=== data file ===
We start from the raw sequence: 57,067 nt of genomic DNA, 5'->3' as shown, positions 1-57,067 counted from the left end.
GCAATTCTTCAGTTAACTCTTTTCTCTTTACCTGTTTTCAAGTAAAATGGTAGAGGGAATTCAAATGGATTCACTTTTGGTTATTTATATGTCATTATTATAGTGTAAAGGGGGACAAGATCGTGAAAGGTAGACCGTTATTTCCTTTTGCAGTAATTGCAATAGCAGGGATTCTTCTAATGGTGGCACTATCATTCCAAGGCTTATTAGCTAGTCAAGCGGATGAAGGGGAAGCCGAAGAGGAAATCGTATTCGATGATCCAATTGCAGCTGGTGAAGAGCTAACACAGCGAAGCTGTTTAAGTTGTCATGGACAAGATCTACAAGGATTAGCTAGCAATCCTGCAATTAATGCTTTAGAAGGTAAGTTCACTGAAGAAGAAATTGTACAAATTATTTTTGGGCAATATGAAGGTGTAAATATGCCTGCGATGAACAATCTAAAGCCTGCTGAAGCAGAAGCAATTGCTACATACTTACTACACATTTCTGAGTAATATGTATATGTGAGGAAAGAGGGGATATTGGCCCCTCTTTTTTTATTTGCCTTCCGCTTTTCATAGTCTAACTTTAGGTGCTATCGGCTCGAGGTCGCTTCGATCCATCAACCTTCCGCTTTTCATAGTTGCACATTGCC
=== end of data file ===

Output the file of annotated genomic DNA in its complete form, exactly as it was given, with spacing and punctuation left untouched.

We start from the raw sequence: 57,067 nt of genomic DNA, 5'->3' as shown, positions 1-57,067 counted from the left end.
GCAATTCTTCAGTTAACTCTTTTCTCTTTACCTGTTTTCAAGTAAAATGGTAGAGGGAATTCAAATGGATTCACTTTTGGTTATTTATATGTCATTATTATAGTGTAAAGGGGGACAAGATCGTGAAAGGTAGACCGTTATTTCCTTTTGCAGTAATTGCAATAGCAGGGATTCTTCTAATGGTGGCACTATCATTCCAAGGCTTATTAGCTAGTCAAGCGGATGAAGGGGAAGCCGAAGAGGAAATCGTATTCGATGATCCAATTGCAGCTGGTGAAGAGCTAACACAGCGAAGCTGTTTAAGTTGTCATGGACAAGATCTACAAGGATTAGCTAGCAATCCTGCAATTAATGCTTTAGAAGGTAAGTTCACTGAAGAAGAAATTGTACAAATTATTTTTGGGCAATATGAAGGTGTAAATATGCCTGCGATGAACAATCTAAAGCCTGCTGAAGCAGAAGCAATTGCTACATACTTACTACACATTTCTGAGTAATATGTATATGTGAGGAAAGAGGGGATATTGGCCCCTCTTTTTTTATTTGCCTTCCGCTTTTCATAGTCTAACTTTAGGTGCTATCGGCTCGAGGTCGCTTCGATCCATCAACCTTCCGCTTTTCATAGTTGCACATTGCC